Letter From The Editors: March 24, 2021

Grace Fontes and Keara Keelty

Celebrating the Strength of Mayfield Students (ONE year since March 13th)

A year of loss. Of change. Of struggle. March 13th, 2021 marked one year since we said goodbye to in-person classes. To lockers and crowded hallways. To what we would now consider normal life. None of us knew that last day walking to the car line or hurrying to the parking lot, how much our lives would change. 

For the next 12 months, our days became filled with hours online, as classes became fully virtual. We could no longer smile at our classmates in the hallways or cheer on our class in pep rallies — things that make the Mayfield experience so memorable. But the Mayfield students, true to our motto “Actions not words,” rose to every challenge. They made it a year of strength. Of resilience. Of serving others. And now we would like to acknowledge and celebrate the students of Mayfield Senior School and what they have done since March 13, 2020. 

From the beginning, as in March and April of 2020, Mayfield students had strong inclinations to do their part seemingly encouraged by Cornelia Connelly’s words: “we never know what we can do until we try. Perseverance gains the crown.” 

Embracing this motto, Karissa Ho ‘21, alongside her church, sewed masks, and was even featured in an article for her service. 

Similarly, over the summer, incoming 12th graders, Grace Fontes, Keara Keelty, and Isabella Augustine began a virtual mentorship program for elementary school students at the Cornelia Connelly Center. This virtual mentorship was in place of the usual week-long trip to New York, where two Mayfield students work at “Camp Cornelia.” Since the program was held virtually, however, the Mayfield team was able to collaborate with other Holy Child high schoolers to provide lesson plans and games. They were able to continue to meet over the course of the school year and offer guidance and a listening ear to their campers. Additionally, the Campus Ministry Council initiated the Loaves and Fishes Program to provide weekly lunches to local homeless shelters, which largely rallied the community for a greater cause.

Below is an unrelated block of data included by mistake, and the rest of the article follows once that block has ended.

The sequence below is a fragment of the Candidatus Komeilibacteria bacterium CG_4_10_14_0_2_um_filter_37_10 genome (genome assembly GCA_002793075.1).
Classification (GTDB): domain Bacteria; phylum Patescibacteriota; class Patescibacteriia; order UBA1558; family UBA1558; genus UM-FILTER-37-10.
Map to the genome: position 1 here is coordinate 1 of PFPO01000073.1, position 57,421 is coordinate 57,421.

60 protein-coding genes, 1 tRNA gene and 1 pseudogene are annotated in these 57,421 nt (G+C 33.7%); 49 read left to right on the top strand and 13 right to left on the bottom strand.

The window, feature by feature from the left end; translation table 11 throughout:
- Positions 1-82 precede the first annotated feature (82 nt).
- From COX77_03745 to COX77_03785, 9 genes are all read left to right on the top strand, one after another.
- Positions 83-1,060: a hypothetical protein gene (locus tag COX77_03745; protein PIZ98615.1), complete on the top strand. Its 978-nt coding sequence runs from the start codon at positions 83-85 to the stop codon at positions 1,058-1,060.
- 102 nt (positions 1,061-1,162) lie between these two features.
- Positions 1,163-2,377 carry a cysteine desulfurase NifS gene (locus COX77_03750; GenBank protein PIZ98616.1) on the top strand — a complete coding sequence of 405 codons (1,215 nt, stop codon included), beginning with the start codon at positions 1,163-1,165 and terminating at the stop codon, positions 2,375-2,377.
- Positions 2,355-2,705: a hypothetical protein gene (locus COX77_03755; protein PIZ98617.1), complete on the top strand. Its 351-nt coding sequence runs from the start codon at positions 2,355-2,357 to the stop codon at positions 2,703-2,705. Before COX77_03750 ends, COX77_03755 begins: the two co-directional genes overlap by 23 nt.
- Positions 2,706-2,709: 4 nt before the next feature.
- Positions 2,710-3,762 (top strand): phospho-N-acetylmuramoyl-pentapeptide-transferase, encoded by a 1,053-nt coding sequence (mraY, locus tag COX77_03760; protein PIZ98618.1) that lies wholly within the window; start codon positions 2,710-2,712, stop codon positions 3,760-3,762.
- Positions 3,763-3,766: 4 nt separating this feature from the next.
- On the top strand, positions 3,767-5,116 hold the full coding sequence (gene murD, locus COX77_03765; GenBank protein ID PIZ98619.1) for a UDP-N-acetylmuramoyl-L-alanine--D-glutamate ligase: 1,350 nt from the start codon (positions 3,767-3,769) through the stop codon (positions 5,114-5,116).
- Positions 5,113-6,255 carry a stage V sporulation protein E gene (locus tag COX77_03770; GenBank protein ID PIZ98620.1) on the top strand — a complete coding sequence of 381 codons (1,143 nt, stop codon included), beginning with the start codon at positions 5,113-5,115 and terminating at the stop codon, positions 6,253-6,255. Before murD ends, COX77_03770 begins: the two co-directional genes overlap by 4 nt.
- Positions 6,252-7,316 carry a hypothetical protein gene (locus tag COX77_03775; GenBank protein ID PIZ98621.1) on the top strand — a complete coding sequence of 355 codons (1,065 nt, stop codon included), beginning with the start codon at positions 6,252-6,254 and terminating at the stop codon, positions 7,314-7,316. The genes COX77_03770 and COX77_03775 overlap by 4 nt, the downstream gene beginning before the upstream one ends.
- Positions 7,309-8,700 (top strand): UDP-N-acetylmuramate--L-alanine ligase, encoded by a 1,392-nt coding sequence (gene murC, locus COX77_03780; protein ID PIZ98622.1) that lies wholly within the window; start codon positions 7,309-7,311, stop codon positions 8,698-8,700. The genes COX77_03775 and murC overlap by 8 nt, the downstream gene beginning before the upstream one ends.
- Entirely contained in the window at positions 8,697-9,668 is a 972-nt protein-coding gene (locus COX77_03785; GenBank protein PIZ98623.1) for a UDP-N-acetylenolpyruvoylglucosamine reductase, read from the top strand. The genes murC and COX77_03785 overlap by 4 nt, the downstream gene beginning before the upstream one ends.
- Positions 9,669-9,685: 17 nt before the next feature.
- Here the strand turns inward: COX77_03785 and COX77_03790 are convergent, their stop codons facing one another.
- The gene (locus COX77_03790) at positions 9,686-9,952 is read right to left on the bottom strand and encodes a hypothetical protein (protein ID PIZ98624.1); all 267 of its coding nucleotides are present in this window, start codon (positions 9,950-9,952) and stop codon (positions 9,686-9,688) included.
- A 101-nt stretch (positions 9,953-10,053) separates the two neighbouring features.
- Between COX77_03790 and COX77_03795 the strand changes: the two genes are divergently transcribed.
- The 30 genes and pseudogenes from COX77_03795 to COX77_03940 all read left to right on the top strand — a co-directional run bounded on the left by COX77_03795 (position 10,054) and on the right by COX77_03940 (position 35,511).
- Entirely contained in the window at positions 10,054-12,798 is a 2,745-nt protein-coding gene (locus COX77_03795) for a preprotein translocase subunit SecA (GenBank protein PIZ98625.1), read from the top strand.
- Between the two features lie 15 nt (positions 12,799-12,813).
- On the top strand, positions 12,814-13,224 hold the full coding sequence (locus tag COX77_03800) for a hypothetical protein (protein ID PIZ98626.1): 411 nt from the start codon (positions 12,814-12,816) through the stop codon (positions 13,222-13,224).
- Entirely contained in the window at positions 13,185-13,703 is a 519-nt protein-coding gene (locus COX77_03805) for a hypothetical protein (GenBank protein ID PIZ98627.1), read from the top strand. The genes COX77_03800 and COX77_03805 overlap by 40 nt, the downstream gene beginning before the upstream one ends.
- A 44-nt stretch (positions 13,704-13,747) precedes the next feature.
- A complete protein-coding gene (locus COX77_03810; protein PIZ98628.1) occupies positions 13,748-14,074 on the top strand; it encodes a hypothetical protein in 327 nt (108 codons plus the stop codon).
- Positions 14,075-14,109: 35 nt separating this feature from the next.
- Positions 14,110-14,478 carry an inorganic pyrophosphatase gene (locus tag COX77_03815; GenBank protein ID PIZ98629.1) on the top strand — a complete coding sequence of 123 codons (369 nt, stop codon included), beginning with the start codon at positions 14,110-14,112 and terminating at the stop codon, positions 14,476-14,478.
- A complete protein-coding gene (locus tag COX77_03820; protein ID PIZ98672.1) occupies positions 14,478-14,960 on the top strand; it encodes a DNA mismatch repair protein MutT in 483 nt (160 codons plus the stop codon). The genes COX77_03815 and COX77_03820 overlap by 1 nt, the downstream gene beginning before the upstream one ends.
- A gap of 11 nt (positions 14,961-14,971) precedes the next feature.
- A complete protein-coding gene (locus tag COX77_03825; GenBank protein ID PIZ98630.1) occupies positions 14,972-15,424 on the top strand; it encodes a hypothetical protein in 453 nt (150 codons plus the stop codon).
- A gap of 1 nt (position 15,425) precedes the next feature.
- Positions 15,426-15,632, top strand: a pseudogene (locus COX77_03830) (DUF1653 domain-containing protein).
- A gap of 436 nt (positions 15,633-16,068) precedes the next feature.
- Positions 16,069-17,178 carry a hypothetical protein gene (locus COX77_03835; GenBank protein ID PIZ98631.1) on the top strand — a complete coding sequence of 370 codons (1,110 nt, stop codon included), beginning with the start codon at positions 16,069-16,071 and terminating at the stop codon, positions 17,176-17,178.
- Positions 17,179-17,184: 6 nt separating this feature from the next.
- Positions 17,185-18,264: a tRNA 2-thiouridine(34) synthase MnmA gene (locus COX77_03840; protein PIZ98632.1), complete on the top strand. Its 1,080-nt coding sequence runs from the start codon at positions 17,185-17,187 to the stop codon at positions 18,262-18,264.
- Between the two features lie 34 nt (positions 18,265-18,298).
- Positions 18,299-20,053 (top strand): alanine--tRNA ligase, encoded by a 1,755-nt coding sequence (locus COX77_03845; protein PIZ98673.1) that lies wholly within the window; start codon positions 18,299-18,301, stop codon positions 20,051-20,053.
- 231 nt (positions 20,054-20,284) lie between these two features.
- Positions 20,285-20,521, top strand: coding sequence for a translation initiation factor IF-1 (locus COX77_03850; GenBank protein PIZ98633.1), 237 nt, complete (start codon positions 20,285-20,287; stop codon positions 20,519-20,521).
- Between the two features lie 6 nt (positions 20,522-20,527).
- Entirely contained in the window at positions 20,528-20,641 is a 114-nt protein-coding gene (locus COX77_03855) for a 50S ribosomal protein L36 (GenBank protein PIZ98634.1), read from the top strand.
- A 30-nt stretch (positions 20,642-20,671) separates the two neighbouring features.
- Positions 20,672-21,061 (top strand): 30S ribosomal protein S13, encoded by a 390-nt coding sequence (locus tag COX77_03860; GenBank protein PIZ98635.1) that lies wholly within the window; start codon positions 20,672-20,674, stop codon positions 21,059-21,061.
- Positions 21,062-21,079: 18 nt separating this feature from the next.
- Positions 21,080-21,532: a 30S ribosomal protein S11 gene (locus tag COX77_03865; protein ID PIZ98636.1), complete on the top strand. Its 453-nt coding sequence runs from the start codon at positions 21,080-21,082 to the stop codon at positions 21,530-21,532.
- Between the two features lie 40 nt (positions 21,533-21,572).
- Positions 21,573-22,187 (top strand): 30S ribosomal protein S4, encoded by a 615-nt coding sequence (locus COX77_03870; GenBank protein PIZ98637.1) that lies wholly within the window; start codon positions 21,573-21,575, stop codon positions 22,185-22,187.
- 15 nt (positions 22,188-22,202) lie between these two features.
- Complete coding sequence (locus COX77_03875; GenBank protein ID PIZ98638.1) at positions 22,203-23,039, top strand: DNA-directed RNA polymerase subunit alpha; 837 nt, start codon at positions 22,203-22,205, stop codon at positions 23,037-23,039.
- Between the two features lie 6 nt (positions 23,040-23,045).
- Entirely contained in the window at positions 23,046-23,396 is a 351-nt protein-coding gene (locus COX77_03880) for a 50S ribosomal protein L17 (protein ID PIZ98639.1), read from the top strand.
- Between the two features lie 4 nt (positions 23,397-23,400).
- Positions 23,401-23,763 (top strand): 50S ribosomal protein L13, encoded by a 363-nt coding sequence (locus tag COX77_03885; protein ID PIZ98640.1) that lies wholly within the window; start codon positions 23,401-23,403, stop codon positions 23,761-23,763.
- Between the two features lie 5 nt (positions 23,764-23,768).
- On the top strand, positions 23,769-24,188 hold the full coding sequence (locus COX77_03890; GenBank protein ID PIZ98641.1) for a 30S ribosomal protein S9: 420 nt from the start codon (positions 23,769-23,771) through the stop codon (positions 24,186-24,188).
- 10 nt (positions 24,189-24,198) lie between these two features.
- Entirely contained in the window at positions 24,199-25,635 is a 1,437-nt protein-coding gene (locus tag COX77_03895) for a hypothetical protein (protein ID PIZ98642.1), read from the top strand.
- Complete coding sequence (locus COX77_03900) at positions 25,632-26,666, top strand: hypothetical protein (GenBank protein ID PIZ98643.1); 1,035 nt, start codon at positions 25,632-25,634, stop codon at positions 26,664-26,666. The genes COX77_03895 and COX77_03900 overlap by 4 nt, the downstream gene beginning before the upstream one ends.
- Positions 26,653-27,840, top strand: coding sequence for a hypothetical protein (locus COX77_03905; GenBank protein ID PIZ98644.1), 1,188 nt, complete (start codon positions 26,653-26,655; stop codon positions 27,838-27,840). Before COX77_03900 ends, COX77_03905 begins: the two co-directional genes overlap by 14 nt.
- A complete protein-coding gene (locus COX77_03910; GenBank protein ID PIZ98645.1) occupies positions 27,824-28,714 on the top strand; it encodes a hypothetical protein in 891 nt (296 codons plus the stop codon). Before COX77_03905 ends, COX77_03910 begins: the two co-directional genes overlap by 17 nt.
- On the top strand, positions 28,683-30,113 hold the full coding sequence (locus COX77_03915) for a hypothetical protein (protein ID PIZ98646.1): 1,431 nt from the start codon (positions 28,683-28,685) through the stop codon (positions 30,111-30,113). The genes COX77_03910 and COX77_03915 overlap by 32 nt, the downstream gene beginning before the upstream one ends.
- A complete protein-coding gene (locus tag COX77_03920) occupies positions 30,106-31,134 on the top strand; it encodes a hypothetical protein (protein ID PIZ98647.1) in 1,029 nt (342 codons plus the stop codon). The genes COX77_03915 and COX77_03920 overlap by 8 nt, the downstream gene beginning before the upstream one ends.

While it was a year that tested the world in several aspects — besides the actual physical distance enforced — we championed strength and enthusiasm for the community at large. Ranging from Kris Kinds — a distant yet fun take on the classic present exchange, online Red and White Day — which included competitive games and increased school spirit. 

Without league sports, Cubs took advantage of athletic conditioning opportunities as a way to stay connected.

After the holiday season came and went with limited gatherings, Mayfield Mornings became a time when we could finally see our classmates. The Senior Mother-Daughter Luncheon was a day of joy and reunion for the senior class. Through it all the Mayfield community maintained its importance as a community and as a family. 

Although being online was difficult for all, it especially tested both freshmen and seniors. While the former was unable to experience Mayfield in-person classes, the latter navigated college applications virtually and missed out on several senior privileges and traditions. Though, from discussions with friends and classmates alike, it can be said that this year has been one of self discovery.

“While incredibly difficult, I was able to form new friendships from this experience,” said Annie Aloisio ‘21. “I am forever grateful.” Likewise, many of us agree we know more who’s reliable, and more than we would have believed possible, this past year has made us more of who we are. Adaptable. Strong. Unbreakable.

Now, one year later, we have a date for returning to in-person school, a cause of both excitement and uncertainty. As we venture into this new chapter in April, the compassion and resilience of our community will prevail, as Mayfield students continue to take action and aid others.